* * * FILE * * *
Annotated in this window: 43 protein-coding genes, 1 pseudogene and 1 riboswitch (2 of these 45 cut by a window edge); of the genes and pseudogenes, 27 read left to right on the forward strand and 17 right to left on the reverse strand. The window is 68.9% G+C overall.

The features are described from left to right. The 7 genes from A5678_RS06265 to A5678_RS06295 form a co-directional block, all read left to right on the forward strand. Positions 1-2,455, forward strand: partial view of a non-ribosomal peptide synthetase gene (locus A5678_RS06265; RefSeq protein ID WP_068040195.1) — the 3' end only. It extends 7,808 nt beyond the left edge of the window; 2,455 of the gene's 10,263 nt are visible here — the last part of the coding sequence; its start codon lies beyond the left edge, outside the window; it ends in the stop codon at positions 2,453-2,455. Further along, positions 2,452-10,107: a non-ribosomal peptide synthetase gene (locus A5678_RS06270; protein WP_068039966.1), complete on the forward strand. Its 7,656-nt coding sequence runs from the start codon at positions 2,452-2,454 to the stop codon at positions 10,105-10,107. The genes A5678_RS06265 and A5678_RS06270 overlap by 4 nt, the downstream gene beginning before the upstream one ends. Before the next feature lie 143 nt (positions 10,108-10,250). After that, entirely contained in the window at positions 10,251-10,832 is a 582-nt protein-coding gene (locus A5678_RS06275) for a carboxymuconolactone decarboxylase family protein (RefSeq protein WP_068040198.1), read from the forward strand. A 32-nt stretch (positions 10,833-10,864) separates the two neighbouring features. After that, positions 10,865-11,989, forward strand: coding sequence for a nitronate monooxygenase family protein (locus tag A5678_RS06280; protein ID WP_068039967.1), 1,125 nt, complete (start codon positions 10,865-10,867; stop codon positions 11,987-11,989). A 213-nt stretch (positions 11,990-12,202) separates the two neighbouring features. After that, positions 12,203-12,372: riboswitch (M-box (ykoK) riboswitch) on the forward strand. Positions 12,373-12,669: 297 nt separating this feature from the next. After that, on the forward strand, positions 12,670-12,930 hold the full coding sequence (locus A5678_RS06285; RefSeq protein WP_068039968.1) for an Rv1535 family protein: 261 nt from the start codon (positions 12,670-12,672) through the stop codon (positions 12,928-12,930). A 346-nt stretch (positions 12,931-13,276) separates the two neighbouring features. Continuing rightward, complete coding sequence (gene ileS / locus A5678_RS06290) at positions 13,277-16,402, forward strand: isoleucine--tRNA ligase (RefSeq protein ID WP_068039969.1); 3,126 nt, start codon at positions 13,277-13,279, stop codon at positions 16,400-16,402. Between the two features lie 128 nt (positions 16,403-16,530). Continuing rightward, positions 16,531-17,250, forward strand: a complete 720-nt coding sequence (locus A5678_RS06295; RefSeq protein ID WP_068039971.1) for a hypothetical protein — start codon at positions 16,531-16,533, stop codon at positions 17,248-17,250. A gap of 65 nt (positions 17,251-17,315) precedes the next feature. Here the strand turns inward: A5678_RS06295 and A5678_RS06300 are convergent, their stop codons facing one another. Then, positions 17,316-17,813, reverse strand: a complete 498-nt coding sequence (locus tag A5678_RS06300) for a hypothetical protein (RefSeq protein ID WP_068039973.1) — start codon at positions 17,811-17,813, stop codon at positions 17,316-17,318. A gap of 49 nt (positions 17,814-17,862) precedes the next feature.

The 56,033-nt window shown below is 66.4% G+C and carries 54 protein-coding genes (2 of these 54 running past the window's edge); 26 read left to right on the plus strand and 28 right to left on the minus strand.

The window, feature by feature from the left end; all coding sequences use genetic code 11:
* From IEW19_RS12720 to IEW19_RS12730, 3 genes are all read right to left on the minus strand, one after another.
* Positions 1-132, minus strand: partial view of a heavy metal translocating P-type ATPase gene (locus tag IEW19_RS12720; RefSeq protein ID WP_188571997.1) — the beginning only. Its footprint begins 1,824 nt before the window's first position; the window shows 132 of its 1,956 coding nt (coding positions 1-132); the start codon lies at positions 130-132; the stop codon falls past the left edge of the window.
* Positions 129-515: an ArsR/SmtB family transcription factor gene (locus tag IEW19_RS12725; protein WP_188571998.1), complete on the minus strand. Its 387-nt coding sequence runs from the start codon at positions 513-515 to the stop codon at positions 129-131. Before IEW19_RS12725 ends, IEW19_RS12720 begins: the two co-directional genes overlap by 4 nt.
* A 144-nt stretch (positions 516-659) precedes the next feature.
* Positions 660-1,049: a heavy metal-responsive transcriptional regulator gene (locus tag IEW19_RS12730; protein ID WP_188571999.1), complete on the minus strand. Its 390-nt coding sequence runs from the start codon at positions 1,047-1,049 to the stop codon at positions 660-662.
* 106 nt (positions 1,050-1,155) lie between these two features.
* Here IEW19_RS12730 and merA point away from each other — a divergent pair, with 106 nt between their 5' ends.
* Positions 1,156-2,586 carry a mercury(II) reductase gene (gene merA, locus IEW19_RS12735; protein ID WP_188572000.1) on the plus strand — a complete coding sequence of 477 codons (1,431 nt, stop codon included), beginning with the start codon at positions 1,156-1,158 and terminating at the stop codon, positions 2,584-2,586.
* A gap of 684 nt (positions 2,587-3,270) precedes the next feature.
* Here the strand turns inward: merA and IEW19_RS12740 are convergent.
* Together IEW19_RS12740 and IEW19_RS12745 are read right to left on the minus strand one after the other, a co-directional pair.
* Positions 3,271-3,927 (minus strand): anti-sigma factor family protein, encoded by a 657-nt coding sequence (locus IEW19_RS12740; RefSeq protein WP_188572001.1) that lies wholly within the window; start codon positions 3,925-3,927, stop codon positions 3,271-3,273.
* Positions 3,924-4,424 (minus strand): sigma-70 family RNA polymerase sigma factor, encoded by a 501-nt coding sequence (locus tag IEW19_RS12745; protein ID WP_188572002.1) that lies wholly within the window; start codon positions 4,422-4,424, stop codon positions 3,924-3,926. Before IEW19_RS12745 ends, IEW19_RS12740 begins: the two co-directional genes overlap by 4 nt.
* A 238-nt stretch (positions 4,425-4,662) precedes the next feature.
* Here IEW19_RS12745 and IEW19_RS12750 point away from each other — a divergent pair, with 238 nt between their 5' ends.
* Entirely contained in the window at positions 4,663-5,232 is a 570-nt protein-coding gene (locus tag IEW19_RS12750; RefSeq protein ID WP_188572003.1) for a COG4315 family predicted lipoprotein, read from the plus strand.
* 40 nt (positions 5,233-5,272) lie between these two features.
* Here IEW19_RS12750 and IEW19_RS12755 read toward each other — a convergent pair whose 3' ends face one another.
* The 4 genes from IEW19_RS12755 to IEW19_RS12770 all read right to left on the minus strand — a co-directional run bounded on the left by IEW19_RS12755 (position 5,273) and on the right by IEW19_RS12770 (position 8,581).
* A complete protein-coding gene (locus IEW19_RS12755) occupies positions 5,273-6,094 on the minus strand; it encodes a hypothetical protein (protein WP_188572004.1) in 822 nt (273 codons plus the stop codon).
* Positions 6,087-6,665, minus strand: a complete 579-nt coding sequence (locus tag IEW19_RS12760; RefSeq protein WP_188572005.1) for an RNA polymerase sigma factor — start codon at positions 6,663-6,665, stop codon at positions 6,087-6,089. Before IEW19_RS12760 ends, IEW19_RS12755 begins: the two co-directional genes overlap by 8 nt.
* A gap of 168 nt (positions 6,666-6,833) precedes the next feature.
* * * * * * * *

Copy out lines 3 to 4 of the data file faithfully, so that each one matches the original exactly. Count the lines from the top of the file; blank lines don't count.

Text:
The 56,033-nt window shown below is 66.4% G+C and carries 54 protein-coding genes (2 of these 54 running past the window's edge); 26 read left to right on the plus strand and 28 right to left on the minus strand.

The window, feature by feature from the left end; all coding sequences use genetic code 11: